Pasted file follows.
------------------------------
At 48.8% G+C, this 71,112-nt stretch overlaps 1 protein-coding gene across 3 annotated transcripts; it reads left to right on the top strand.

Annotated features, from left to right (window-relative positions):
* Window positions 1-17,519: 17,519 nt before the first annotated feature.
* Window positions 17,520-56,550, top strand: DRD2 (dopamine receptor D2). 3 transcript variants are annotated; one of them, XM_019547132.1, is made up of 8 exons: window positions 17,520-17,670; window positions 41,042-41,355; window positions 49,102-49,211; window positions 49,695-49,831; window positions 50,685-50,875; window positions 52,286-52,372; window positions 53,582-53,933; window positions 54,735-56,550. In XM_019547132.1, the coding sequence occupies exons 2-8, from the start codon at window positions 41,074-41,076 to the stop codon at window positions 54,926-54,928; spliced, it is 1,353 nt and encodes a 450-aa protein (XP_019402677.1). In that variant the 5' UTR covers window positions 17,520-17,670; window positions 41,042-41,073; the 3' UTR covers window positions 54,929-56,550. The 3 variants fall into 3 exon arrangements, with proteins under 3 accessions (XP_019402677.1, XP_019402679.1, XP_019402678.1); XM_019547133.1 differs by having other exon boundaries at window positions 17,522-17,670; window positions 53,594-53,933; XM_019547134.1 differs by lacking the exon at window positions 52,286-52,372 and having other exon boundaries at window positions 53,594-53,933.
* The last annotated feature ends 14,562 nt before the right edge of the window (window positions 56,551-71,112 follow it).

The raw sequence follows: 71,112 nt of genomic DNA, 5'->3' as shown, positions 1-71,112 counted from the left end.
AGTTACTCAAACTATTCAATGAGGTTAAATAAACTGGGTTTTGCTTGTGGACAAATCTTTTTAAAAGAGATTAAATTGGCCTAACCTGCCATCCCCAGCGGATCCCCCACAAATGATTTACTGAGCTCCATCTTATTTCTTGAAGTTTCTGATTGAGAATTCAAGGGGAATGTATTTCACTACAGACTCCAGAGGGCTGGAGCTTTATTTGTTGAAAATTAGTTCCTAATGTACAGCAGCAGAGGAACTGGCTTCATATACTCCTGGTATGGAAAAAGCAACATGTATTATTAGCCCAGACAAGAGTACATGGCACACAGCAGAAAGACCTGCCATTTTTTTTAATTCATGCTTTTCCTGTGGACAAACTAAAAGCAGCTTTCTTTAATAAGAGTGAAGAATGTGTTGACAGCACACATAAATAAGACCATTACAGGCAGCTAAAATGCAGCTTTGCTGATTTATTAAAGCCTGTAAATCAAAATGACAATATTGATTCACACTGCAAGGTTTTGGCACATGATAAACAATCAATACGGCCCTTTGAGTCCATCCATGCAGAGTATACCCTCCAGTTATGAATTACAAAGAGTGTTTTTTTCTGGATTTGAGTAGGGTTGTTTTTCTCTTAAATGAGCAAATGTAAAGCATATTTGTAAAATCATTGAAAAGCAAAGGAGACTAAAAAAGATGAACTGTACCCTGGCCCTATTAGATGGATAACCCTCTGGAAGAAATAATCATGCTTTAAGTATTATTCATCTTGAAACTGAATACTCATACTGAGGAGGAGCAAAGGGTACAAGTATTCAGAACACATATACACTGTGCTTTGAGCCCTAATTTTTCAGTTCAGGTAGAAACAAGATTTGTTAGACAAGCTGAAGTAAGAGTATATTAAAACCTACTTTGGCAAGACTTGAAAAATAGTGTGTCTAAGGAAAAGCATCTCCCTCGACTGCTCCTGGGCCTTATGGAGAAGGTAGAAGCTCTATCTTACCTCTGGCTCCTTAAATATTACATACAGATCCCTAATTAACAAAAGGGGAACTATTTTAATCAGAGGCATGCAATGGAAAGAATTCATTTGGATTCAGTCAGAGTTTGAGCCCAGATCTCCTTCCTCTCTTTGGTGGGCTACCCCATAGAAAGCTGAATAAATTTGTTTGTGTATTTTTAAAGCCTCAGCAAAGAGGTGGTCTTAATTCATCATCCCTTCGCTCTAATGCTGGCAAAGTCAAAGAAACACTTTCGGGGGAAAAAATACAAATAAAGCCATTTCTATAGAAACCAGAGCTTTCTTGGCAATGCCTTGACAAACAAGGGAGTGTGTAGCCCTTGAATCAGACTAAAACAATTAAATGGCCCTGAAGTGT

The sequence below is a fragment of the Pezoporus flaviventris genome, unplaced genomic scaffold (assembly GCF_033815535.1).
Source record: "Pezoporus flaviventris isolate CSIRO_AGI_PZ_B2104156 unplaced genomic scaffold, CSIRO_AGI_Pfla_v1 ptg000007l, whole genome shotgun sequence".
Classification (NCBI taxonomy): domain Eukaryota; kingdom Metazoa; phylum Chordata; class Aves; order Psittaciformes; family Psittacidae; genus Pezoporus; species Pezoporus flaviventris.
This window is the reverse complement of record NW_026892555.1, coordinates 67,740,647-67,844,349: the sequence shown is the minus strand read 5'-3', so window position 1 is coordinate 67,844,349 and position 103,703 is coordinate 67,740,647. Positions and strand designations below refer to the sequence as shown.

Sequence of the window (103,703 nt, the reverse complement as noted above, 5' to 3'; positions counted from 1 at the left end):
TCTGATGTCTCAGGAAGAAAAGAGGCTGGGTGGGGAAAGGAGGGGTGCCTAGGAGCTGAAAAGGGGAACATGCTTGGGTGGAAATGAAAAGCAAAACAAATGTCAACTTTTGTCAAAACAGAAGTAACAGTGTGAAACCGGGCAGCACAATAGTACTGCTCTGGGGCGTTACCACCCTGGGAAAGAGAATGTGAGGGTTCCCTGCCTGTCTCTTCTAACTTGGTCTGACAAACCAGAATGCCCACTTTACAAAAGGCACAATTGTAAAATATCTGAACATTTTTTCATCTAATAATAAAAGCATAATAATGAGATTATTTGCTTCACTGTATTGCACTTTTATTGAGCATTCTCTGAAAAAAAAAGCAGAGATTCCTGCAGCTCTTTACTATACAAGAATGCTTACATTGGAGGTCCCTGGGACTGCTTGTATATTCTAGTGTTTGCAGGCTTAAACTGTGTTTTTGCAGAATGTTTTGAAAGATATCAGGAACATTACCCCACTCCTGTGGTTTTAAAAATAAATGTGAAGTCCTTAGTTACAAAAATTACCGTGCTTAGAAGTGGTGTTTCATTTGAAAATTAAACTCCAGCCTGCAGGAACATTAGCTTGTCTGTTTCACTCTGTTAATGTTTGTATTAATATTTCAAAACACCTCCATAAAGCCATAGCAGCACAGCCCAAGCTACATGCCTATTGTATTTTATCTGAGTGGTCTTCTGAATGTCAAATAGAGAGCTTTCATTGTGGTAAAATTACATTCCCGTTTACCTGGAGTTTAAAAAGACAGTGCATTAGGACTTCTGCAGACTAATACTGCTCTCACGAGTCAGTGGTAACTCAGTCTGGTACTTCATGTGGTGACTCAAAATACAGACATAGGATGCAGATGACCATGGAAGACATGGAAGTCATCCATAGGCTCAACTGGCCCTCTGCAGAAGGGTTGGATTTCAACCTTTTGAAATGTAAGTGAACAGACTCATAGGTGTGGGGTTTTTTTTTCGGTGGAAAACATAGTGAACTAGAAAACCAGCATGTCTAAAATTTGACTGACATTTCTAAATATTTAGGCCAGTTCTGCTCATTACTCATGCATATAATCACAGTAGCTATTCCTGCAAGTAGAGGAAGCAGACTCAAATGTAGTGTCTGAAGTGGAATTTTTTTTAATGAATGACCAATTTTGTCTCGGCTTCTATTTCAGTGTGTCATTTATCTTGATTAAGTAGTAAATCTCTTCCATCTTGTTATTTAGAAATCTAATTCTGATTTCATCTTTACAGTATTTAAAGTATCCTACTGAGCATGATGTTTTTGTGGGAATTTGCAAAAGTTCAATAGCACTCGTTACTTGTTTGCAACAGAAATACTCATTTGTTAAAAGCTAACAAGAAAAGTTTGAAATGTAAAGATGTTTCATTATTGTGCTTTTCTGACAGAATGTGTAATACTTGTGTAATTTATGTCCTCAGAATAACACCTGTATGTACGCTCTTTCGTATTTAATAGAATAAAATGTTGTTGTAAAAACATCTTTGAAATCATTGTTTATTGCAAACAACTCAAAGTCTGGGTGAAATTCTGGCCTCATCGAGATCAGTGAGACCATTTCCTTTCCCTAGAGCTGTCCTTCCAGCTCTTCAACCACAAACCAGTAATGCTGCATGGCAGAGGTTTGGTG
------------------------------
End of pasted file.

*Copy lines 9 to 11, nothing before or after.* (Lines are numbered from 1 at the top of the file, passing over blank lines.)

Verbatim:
Source record: "Pezoporus flaviventris isolate CSIRO_AGI_PZ_B2104156 unplaced genomic scaffold, CSIRO_AGI_Pfla_v1 ptg000007l, whole genome shotgun sequence".
Classification (NCBI taxonomy): domain Eukaryota; kingdom Metazoa; phylum Chordata; class Aves; order Psittaciformes; family Psittacidae; genus Pezoporus; species Pezoporus flaviventris.
This window is the reverse complement of record NW_026892555.1, coordinates 67,740,647-67,844,349: the sequence shown is the minus strand read 5'-3', so window position 1 is coordinate 67,844,349 and position 103,703 is coordinate 67,740,647. Positions and strand designations below refer to the sequence as shown.